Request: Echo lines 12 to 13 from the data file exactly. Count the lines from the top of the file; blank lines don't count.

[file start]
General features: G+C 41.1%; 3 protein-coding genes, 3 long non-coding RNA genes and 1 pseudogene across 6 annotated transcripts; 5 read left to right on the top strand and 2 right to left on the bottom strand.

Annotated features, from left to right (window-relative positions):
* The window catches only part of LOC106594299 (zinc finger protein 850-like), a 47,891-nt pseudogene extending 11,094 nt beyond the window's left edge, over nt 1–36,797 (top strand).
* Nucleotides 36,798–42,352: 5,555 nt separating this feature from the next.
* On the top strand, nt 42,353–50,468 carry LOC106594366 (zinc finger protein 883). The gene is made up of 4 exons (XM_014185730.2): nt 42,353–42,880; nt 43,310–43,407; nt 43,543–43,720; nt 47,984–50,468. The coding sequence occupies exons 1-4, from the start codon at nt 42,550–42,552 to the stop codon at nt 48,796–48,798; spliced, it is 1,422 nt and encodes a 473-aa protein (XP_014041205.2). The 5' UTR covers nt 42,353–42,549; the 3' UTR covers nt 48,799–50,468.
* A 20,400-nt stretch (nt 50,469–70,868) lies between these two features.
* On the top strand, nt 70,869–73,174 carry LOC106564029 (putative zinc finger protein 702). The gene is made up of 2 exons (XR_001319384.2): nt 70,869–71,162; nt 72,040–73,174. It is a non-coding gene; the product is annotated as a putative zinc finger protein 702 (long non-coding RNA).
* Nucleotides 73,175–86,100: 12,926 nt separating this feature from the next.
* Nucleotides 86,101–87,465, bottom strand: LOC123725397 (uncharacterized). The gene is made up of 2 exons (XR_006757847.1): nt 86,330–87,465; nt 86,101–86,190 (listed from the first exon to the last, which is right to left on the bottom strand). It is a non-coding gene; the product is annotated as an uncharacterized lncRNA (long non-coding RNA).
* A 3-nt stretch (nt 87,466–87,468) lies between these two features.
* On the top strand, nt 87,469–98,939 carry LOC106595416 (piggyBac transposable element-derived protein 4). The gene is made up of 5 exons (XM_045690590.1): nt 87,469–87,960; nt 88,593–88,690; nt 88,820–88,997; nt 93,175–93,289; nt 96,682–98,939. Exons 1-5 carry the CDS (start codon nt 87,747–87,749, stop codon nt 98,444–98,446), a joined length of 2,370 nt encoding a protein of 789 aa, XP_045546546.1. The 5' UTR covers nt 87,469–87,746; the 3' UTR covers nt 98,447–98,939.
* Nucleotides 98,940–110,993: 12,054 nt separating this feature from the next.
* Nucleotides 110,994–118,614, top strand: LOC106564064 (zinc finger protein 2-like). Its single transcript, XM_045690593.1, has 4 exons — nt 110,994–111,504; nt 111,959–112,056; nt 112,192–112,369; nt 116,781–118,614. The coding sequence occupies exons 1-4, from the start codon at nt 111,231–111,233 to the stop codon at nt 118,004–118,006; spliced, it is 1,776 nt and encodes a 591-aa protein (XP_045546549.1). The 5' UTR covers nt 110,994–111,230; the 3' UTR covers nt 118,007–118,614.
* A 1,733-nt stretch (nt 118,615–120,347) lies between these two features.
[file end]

* Nucleotides 98,940–110,993: 12,054 nt separating this feature from the next.
* Nucleotides 110,994–118,614, top strand: LOC106564064 (zinc finger protein 2-like). Its single transcript, XM_045690593.1, has 4 exons — nt 110,994–111,504; nt 111,959–112,056; nt 112,192–112,369; nt 116,781–118,614. The coding sequence occupies exons 1-4, from the start codon at nt 111,231–111,233 to the stop codon at nt 118,004–118,006; spliced, it is 1,776 nt and encodes a 591-aa protein (XP_045546549.1). The 5' UTR covers nt 110,994–111,230; the 3' UTR covers nt 118,007–118,614.